For years, neuroscientists have been trying to develop tools that would allow them to clearly view the brain's circuitry in action—from the first moment a neuron fires to the resulting behavior in a whole organism. To get this complete picture, neuroscientists are working to develop a range of new tools to study the brain. Researchers at Caltech have developed one such tool that provides a new way of mapping neural networks in a living organism.

The work—a collaboration between Viviana Gradinaru (BS '05), assistant professor of biology and biological engineering, and Frances Arnold, the Dick and Barbara Dickinson Professor of Chemical Engineering, Bioengineering and Biochemistry—was described in two separate papers published this month.

When a neuron is at rest, channels and pumps in the cell membrane maintain a cell-specific balance of positively and negatively charged ions within and outside of the cell resulting in a steady membrane voltage called the cell's resting potential. However, if a stimulus is detected—for example, a scent or a sound—ions flood through newly open channels causing a change in membrane voltage. This voltage change is often manifested as an action potential—the neuronal impulse that sets circuit activity into motion.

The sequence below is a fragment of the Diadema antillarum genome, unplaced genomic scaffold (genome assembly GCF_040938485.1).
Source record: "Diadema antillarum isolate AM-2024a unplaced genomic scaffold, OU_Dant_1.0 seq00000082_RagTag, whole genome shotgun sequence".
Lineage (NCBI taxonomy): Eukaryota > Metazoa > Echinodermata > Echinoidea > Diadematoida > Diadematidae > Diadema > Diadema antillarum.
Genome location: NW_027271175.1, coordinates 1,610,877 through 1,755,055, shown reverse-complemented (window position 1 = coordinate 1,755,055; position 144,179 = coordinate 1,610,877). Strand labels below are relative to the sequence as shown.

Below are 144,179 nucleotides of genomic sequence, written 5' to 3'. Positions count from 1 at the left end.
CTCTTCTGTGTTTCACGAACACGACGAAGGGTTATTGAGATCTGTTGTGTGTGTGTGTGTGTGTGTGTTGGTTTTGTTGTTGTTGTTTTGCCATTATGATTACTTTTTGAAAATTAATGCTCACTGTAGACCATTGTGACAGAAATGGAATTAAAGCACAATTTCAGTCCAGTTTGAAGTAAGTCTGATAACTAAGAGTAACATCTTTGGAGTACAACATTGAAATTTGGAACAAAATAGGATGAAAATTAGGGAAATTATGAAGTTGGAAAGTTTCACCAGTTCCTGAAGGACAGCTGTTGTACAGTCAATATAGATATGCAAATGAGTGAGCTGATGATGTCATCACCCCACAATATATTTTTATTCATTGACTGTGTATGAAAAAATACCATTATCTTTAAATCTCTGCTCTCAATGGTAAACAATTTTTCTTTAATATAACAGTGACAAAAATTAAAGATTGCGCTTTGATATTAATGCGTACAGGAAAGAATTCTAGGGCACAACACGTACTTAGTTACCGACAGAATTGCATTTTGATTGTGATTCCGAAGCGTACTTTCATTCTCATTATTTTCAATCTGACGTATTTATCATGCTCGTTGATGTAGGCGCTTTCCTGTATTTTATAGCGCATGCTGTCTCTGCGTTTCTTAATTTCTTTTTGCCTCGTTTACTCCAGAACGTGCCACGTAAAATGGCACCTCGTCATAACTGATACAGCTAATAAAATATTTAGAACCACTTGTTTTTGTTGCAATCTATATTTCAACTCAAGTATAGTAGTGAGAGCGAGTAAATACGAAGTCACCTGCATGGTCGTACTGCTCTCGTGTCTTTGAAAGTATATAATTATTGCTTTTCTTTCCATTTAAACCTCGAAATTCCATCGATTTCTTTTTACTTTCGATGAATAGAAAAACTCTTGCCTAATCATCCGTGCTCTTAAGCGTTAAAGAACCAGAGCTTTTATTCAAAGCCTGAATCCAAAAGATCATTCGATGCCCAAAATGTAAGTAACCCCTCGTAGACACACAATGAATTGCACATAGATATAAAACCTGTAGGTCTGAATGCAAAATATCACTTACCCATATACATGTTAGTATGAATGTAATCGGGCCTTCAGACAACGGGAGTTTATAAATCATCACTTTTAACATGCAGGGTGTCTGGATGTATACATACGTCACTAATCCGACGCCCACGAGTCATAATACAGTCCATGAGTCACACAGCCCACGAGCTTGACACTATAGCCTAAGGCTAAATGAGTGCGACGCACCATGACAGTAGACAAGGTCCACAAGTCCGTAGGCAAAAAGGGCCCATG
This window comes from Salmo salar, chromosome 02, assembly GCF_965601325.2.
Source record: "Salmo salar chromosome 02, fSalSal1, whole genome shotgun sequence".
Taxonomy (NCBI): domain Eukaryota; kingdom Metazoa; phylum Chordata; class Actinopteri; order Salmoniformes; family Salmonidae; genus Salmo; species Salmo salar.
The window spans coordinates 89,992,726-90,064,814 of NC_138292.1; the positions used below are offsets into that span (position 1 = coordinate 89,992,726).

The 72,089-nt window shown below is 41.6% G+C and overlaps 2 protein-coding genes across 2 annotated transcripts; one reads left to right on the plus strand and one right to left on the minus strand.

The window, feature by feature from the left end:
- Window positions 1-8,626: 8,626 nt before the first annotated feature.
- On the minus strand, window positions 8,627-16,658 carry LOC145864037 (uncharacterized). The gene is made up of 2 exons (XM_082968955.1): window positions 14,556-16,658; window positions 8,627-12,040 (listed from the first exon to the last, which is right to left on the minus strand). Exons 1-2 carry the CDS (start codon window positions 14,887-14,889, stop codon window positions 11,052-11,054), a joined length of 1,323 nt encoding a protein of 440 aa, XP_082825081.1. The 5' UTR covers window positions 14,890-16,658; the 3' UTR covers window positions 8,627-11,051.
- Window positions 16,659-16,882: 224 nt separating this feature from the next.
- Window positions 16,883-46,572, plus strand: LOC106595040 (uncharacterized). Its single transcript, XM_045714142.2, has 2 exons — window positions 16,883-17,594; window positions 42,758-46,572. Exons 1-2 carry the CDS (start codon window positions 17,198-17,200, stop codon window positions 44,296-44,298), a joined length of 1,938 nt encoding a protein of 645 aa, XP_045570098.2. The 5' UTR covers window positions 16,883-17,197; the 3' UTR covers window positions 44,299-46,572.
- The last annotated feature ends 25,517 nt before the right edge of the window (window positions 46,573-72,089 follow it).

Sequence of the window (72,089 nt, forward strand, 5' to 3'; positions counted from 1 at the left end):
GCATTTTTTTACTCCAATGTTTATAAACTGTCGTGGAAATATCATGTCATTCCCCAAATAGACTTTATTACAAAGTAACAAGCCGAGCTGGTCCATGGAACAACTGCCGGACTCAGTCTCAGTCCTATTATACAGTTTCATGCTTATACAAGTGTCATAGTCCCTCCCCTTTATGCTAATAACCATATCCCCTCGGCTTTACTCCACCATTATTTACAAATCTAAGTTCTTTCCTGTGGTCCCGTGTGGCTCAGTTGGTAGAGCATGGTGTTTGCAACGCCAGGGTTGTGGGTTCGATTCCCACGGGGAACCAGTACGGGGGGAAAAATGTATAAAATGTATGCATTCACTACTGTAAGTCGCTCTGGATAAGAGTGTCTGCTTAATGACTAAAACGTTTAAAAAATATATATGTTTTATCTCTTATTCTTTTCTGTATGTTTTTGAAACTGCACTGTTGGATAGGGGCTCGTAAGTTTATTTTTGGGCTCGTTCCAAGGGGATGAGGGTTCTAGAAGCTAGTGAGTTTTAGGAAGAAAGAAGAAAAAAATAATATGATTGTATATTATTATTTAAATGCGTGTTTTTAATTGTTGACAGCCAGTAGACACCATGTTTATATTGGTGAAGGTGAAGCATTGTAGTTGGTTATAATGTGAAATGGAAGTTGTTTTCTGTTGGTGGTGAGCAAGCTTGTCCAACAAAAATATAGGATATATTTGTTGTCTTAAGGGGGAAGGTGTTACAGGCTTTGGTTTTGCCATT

The tool developed by Gradinaru and Arnold detects and serves as a marker of these voltage changes.

"Our overarching goal for this tool was to achieve sensing of neuronal activity with light rather than traditional electrophysiology, but this goal had a few prerequisites," Gradinaru says. "The sensor had to be fast, since action potentials happen in just milliseconds. Also, the sensor had to be very bright so that the signal could be detected with existing microscopy setups. And you need to be able to simultaneously study the multiple neurons that make up a neural network."

The researchers began by optimizing Archaerhodopsin (Arch), a light-sensitive protein from bacteria. In nature, opsins like Arch detect sunlight and initiate the microbes' movement toward the light so that they can begin photosynthesis. However, researchers can also exploit the light-responsive qualities of opsins for a neuroscience method called optogenetics—in which an organism's neurons are genetically modified to express these microbial opsins. Then, by simply shining a light on the modified neurons, the researchers can control the activity of the cells as well as their associated behaviors in the organism.